This strategy worked fine for years. Quillen voted the party line, so to speak, but also made sure his constituents saw some of their federal tax dollars returned to their neighborhoods.
Many members of Congress now simply refuse to bring home any earmarks. Has this strict pork-free diet been healthy for the people of their congressional districts? Perhaps there is nothing wrong with a slice of bacon once in a while.
The Daily Times of Maryville on providing military equipment to police:
Images of the confrontation between law enforcement officers and protesters in Ferguson, Mo., made "police militarization" a catchphrase three years ago after the shooting death of a young black man by a policeman.
Photographs of lines of police officers equipped with war-fighting gear and supported by armored vehicles led to critics calling for an end to a policy whereby the Pentagon gave surplus equipment to police to assist in the battle against the illegal drug trade, and later to fight terrorism.
The outcry after Ferguson resulted in President Barack Obama sharply curtailing the program. Ever since, police officials have urged the program be restored. On Monday, President Donald Trump did just that. He had promised as much during the presidential campaign, citing rampant increases in crime in America. Data doesn't back that up, despite hotspots of criminal violence in Chicago and some other cities. According to FBI statistics, there have been significant drops in violent crime and property crime since the early 1990s. That's not the perception of the public, however, which regularly is the case. And who tried to claim that grenade launchers and bayonets and weapons using ammunition .50-caliber and above were needed by police?
There was, though, proof enough that there are drug lords and terrorists who would utilize whatever weaponry they could acquire to further their aims. And it's not like police departments and sheriff's offices were clamoring for bayonets. As for armored vehicles, they wanted those.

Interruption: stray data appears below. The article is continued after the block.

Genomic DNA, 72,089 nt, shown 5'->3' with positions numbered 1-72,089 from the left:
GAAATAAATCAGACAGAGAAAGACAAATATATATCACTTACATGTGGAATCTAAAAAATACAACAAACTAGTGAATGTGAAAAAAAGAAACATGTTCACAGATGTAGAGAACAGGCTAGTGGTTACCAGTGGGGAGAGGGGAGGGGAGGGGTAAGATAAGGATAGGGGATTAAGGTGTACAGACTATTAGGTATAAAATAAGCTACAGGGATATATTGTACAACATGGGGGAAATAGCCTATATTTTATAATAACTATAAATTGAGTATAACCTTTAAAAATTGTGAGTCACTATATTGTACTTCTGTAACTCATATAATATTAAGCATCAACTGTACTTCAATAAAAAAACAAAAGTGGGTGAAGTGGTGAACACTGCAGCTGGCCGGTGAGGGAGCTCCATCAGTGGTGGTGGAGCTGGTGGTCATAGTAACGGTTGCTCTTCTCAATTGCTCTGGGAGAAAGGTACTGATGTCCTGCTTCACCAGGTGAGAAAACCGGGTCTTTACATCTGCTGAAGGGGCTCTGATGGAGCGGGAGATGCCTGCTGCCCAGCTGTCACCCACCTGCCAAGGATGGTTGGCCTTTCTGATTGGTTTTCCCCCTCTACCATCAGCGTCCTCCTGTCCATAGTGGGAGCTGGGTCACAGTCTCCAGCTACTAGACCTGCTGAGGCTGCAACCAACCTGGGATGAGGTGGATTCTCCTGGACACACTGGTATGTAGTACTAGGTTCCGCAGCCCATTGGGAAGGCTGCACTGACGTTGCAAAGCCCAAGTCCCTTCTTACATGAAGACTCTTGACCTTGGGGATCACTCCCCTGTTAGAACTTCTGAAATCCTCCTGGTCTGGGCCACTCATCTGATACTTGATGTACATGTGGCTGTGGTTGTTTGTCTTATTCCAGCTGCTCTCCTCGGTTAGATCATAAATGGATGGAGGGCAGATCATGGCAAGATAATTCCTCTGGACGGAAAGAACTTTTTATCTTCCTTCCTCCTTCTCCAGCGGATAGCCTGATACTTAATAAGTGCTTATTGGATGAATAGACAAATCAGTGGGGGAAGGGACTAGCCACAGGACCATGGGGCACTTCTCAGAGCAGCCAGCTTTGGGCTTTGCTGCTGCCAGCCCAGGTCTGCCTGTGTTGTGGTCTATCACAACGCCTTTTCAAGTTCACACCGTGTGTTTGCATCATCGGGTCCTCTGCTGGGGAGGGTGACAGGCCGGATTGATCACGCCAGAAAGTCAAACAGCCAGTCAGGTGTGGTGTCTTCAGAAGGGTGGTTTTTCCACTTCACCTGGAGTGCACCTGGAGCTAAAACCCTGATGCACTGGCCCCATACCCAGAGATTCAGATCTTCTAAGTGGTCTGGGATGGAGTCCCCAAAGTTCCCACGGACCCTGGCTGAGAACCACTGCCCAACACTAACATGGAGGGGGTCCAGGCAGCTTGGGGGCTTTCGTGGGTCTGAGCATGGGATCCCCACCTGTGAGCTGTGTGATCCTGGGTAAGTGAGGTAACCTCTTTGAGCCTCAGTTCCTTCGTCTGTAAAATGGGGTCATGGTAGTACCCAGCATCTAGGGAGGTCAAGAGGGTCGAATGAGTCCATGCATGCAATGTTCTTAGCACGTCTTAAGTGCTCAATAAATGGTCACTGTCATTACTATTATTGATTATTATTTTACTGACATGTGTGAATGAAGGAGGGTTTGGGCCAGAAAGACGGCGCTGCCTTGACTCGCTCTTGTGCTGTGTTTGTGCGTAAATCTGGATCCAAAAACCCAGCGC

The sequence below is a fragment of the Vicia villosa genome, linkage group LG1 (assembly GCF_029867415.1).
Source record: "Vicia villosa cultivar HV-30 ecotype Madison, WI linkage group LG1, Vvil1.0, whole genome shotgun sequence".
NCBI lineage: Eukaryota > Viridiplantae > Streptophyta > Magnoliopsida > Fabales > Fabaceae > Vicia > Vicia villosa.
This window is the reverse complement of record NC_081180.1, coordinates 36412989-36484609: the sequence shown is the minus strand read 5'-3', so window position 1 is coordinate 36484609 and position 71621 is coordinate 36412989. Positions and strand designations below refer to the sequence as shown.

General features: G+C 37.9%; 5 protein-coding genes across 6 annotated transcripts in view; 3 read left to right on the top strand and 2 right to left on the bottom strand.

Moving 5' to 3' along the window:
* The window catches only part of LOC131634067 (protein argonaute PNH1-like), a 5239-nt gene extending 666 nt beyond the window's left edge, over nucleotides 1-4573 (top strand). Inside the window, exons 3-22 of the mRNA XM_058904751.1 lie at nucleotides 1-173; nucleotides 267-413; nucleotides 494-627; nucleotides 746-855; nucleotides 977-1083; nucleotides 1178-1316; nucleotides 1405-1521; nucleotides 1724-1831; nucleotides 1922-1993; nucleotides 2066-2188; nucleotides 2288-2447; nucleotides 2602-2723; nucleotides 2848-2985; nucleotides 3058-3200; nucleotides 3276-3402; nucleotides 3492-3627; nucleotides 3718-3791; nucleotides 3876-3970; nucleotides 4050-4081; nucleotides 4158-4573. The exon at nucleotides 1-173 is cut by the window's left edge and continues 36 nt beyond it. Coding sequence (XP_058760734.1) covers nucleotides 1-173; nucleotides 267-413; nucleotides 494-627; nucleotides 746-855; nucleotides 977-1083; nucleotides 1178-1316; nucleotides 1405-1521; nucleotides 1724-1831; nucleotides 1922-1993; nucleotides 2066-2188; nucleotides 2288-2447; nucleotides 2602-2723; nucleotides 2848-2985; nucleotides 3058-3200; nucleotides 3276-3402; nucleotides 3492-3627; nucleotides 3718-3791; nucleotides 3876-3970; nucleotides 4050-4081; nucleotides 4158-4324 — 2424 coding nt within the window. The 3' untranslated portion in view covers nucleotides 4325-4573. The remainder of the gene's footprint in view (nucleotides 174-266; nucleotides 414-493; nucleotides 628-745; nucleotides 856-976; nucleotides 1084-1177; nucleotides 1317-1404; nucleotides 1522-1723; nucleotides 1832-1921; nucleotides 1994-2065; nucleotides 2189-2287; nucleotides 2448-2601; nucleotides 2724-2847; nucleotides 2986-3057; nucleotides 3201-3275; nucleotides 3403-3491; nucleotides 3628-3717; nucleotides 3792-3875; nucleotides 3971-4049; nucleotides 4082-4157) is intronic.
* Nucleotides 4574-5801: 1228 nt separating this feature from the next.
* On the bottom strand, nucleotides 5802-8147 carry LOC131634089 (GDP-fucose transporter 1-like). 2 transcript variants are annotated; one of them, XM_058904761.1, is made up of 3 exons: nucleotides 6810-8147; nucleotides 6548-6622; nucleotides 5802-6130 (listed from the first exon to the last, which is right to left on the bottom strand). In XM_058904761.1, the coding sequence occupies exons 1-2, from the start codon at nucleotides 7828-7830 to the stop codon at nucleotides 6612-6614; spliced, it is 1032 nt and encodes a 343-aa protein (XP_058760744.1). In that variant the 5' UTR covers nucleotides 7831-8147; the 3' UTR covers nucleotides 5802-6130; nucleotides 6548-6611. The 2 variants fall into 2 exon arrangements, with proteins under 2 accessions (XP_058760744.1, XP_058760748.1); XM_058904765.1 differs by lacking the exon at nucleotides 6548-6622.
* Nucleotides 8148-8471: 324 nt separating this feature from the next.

But what about the actual effects of providing military equipment to police? That had never been studied — until now.
On Wednesday, the University of Tennessee's Boyd Center for Business and Economic Research issued a release on a study published in the current issue of the American Economic Journal: Economic Policy. It was written by Matt Harris, Jinseong Park, Don Bruce and Matt Murray and titled "Peacekeeping Force: Effects of Providing Tactical Equipment to Local Law Enforcement."
The paper is the first to evaluate the consequences for local communities of local law enforcement agencies acquiring military armaments through the Pentagon-to-police equipment program. The federal government has transferred more than $5.2 billion in decommissioned tactical military gear to local law enforcement agencies since 2006.
The finding: The acquisition of surplus military equipment through the U.S. Department of Defense Law Enforcement Support Officers 1033 Program does not cause police to be more aggressive.
Results indicate that acquisition of tactical items from the federal government reduces citizen complaints and assaults on police officers, and does not lead to increases in offender deaths. But the authors add caveats. They stress that the limitations of the paper are as important as the findings.
"The paper is not a referendum on police militarization, which is the product of several factors including who is hired, training, leadership, procedures, practices, department culture, equipment and other factors," Harris said. "We only consider the role of a single factor — surplus military equipment acquired from the federal government."
Harris described the key takeaways: "While the military kit makes for a striking image, our findings imply that the path to improving police-community relations is about the people, not the equipment. Second, more oversight and transparency are needed. Our research used the best available data, which was quite limited in some instances.
"Police departments are funded by the public to provide a public service in the form of public safety. Knowledge of equipment acquisition and the good and bad outcomes resulting from that provision should be public, and informed by standardized reporting practices."
Bottom line, hardware makes a difference but the effectiveness of law enforcement agencies ultimately depends on their people — just like with any organization.